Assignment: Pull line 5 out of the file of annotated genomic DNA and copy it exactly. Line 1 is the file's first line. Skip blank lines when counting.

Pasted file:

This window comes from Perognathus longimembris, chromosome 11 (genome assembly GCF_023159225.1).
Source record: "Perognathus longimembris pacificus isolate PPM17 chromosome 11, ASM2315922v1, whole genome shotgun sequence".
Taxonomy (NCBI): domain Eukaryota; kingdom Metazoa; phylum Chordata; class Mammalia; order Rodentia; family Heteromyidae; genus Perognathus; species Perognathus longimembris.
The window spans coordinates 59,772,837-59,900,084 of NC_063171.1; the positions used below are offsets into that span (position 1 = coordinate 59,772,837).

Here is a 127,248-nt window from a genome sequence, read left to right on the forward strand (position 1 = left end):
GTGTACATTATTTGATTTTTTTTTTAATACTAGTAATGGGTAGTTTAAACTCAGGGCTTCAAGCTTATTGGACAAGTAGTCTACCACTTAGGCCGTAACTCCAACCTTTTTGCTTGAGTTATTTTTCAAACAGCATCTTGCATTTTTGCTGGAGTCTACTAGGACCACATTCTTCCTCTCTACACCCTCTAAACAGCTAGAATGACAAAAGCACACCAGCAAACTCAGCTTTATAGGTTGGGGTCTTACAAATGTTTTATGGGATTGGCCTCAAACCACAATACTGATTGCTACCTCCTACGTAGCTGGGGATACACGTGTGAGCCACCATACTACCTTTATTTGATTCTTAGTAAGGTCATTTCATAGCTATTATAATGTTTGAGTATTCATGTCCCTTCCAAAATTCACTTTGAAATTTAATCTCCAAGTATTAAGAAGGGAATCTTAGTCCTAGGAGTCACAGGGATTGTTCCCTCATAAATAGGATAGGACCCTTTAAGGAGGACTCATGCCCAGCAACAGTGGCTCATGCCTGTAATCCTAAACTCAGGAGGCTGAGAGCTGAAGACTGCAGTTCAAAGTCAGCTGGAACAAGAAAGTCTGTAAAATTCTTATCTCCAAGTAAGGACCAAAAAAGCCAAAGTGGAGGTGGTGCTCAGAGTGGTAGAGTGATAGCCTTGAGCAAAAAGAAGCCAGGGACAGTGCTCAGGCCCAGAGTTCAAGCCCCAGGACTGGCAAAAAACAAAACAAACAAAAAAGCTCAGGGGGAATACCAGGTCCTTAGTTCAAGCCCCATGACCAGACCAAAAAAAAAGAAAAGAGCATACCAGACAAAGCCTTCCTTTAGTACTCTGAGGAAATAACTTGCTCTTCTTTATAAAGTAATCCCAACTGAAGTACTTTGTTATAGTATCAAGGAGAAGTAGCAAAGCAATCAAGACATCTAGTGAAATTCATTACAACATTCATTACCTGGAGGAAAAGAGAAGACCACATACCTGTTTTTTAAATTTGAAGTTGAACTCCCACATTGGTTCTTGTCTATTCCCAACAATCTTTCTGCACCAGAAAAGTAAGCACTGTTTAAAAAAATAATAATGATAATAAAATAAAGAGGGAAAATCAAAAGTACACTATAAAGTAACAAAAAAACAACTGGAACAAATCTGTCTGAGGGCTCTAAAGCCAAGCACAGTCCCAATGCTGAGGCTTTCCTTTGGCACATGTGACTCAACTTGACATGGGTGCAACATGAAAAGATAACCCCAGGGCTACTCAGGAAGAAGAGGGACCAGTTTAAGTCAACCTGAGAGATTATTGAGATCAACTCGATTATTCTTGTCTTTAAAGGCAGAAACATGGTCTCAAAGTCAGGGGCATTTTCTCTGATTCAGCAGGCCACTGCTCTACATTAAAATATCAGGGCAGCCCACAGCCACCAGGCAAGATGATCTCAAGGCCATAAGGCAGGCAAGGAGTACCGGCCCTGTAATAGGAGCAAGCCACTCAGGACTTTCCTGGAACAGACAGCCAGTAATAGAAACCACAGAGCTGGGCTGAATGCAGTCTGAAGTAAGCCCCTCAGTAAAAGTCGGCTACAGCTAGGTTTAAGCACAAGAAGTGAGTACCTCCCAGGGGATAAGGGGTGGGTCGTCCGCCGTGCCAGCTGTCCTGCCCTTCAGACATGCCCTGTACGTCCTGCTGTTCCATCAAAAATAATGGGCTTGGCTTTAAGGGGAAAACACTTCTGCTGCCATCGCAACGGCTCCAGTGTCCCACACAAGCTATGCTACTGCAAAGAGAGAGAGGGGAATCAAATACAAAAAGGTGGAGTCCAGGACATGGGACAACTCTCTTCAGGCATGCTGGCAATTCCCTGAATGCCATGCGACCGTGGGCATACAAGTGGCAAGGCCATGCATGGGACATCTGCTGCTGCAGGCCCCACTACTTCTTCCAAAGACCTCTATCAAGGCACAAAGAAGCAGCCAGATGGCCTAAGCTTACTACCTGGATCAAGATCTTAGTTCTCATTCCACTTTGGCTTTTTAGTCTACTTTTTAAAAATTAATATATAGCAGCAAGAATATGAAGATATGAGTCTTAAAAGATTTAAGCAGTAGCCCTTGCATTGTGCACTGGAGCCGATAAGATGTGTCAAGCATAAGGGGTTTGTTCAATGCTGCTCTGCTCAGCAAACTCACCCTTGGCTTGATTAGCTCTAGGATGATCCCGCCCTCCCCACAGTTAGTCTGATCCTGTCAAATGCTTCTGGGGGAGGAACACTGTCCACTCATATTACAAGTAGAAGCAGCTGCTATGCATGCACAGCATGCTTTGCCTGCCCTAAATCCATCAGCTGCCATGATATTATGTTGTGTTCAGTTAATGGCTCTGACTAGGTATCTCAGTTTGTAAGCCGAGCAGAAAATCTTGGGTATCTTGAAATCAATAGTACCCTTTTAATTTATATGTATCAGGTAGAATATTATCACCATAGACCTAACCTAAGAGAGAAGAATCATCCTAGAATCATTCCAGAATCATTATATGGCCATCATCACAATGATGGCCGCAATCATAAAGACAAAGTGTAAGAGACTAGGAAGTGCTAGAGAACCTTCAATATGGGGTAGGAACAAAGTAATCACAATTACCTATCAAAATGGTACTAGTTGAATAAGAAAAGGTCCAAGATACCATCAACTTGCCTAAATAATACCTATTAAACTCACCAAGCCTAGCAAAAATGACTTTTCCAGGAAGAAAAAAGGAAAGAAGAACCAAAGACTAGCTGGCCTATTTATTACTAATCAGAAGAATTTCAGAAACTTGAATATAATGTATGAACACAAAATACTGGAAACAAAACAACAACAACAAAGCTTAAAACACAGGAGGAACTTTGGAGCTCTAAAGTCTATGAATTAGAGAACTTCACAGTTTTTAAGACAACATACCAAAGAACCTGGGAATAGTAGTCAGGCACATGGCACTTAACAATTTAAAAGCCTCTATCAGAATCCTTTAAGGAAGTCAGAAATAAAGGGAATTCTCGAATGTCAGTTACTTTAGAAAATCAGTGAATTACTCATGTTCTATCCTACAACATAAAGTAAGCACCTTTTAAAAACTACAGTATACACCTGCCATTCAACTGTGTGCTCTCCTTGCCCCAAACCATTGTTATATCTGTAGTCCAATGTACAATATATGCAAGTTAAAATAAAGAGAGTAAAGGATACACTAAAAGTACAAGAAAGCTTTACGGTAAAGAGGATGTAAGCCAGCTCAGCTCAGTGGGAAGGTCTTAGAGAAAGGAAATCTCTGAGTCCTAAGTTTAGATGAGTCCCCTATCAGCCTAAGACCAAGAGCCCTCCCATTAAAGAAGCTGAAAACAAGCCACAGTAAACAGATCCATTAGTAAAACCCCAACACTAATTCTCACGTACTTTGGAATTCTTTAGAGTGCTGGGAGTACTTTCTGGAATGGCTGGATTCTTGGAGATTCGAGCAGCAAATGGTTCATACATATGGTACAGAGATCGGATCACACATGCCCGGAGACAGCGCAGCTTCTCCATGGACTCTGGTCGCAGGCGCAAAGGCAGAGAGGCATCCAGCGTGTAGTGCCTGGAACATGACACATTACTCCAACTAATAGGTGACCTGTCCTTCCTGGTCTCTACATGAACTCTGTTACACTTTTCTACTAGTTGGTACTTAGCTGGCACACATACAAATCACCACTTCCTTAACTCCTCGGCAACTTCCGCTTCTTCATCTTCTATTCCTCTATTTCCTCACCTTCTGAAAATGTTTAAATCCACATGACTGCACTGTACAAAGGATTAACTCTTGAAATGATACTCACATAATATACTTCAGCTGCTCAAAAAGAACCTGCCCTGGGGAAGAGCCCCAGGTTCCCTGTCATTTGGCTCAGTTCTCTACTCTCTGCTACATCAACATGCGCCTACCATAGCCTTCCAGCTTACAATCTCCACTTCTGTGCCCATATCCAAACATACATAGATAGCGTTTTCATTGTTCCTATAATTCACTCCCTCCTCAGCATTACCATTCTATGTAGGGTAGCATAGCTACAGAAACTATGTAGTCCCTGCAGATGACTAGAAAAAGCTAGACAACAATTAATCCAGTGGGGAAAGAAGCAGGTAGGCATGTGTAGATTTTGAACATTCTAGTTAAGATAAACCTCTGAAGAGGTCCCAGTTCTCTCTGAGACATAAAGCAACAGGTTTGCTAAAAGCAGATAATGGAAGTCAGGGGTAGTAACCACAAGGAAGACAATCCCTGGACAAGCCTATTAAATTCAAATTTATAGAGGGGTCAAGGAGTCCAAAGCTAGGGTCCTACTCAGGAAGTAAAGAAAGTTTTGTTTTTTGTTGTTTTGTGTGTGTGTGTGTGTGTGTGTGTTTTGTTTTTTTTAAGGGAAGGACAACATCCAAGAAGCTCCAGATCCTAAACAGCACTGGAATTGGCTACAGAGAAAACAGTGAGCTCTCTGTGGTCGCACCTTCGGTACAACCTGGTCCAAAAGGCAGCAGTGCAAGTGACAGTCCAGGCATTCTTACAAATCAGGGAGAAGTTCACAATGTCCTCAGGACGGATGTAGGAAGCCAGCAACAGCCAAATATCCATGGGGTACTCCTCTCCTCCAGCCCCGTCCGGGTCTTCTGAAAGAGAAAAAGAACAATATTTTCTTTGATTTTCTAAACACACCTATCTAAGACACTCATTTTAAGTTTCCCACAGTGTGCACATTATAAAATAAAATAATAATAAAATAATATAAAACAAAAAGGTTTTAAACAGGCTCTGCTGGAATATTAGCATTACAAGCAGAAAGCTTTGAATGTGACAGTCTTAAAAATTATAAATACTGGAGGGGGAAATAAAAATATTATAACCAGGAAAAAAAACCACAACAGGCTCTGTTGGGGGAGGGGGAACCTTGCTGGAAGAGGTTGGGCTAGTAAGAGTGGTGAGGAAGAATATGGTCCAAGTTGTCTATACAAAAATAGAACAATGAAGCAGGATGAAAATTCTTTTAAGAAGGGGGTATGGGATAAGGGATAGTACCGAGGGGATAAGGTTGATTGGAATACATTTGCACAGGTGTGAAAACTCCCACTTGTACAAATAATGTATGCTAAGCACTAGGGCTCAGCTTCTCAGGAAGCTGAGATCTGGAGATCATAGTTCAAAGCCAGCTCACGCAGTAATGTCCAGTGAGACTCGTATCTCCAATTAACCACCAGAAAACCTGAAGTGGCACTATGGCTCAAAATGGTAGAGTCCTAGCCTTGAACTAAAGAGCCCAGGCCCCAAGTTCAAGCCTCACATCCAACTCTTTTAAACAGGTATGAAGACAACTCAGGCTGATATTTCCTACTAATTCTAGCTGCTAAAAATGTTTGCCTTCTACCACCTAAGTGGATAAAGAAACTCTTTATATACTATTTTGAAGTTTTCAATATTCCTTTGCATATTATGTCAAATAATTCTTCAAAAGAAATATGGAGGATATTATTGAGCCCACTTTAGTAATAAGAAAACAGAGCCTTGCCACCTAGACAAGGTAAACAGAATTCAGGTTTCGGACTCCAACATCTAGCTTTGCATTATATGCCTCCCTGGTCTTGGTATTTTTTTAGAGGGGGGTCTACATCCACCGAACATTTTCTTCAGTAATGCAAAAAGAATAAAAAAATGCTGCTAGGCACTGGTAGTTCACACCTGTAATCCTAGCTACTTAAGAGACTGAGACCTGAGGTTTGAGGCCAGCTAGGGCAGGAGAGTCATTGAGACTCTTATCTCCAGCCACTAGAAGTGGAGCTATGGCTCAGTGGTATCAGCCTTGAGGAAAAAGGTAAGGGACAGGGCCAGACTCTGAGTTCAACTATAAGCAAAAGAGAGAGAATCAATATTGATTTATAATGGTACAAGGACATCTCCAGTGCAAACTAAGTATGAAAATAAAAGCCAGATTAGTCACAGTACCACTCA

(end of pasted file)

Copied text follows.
Here is a 127,248-nt window from a genome sequence, read left to right on the forward strand (position 1 = left end):